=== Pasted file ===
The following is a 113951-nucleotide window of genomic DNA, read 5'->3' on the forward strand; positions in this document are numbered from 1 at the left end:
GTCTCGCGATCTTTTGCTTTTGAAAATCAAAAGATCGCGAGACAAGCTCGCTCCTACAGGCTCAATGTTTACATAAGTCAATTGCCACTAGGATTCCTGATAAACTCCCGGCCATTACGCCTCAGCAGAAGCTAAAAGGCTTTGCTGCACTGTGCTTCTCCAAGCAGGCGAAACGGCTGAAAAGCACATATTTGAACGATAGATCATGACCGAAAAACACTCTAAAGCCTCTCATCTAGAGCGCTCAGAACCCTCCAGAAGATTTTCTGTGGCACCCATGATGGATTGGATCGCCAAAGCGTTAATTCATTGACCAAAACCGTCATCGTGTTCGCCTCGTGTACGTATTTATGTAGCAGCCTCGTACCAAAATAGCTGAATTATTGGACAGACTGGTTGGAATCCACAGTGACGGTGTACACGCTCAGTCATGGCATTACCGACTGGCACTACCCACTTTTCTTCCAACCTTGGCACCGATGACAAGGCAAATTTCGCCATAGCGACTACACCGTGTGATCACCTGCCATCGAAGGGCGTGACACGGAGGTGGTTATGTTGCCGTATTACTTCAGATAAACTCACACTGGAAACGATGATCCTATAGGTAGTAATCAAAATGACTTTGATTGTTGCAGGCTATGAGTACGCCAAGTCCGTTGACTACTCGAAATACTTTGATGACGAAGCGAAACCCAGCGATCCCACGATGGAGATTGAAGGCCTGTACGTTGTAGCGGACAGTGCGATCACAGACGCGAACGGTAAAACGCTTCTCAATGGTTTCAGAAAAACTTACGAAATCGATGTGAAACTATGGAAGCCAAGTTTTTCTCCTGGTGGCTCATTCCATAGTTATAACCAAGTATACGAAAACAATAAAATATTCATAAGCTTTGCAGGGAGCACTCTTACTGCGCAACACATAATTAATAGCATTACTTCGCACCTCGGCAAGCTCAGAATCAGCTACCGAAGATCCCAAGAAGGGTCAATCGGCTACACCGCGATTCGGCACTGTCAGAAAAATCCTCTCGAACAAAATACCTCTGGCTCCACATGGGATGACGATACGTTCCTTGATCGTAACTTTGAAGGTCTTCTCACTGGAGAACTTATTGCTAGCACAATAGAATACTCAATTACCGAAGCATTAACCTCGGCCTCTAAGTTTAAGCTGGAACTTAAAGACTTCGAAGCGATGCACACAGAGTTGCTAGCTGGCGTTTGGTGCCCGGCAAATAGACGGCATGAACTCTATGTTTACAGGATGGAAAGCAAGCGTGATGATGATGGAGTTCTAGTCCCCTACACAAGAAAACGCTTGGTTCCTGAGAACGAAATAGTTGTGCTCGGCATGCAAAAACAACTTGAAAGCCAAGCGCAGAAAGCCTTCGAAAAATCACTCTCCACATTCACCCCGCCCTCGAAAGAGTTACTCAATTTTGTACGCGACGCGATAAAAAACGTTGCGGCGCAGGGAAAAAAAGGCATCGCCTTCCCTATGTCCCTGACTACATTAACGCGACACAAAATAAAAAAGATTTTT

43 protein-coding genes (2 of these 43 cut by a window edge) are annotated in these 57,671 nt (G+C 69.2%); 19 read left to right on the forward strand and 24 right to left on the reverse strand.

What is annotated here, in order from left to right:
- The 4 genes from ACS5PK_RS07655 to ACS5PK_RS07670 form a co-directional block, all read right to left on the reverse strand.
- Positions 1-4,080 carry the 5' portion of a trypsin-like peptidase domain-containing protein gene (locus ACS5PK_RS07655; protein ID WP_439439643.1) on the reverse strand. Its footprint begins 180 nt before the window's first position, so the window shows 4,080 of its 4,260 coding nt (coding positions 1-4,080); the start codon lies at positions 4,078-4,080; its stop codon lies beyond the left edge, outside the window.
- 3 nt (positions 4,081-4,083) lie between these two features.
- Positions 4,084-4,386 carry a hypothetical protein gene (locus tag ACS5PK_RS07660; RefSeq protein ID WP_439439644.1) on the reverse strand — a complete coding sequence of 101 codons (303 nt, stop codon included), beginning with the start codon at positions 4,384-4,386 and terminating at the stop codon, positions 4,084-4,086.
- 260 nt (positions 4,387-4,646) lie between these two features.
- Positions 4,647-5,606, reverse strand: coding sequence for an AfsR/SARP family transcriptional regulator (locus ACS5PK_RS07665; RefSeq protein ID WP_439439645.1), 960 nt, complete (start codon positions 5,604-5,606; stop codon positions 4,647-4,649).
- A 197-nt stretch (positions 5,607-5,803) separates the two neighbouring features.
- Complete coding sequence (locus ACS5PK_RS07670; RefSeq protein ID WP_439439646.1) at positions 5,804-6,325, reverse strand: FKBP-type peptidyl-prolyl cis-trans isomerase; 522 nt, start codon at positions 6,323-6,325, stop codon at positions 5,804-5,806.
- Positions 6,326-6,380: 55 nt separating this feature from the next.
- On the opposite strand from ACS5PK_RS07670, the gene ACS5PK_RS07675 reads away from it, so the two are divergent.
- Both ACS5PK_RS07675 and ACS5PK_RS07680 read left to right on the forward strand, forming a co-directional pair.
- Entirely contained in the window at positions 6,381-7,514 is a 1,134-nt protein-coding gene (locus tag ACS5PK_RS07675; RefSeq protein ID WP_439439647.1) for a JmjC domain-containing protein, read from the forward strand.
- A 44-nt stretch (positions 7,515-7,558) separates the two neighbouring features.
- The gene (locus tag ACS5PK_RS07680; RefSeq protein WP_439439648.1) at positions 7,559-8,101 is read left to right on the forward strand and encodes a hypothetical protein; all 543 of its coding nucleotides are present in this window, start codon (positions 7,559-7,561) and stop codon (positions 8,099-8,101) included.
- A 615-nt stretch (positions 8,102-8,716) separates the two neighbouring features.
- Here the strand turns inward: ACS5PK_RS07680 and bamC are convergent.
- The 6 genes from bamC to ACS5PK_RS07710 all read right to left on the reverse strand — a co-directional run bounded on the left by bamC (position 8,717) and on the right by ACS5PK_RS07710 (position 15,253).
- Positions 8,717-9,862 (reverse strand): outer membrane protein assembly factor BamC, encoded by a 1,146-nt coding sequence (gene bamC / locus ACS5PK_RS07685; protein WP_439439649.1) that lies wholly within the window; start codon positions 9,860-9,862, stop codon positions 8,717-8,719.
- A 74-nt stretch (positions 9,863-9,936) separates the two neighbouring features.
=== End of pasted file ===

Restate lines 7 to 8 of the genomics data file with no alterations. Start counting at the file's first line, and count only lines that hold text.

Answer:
- 3 nt (positions 4,081-4,083) lie between these two features.
- Positions 4,084-4,386 carry a hypothetical protein gene (locus tag ACS5PK_RS07660; RefSeq protein ID WP_439439644.1) on the reverse strand — a complete coding sequence of 101 codons (303 nt, stop codon included), beginning with the start codon at positions 4,384-4,386 and terminating at the stop codon, positions 4,084-4,086.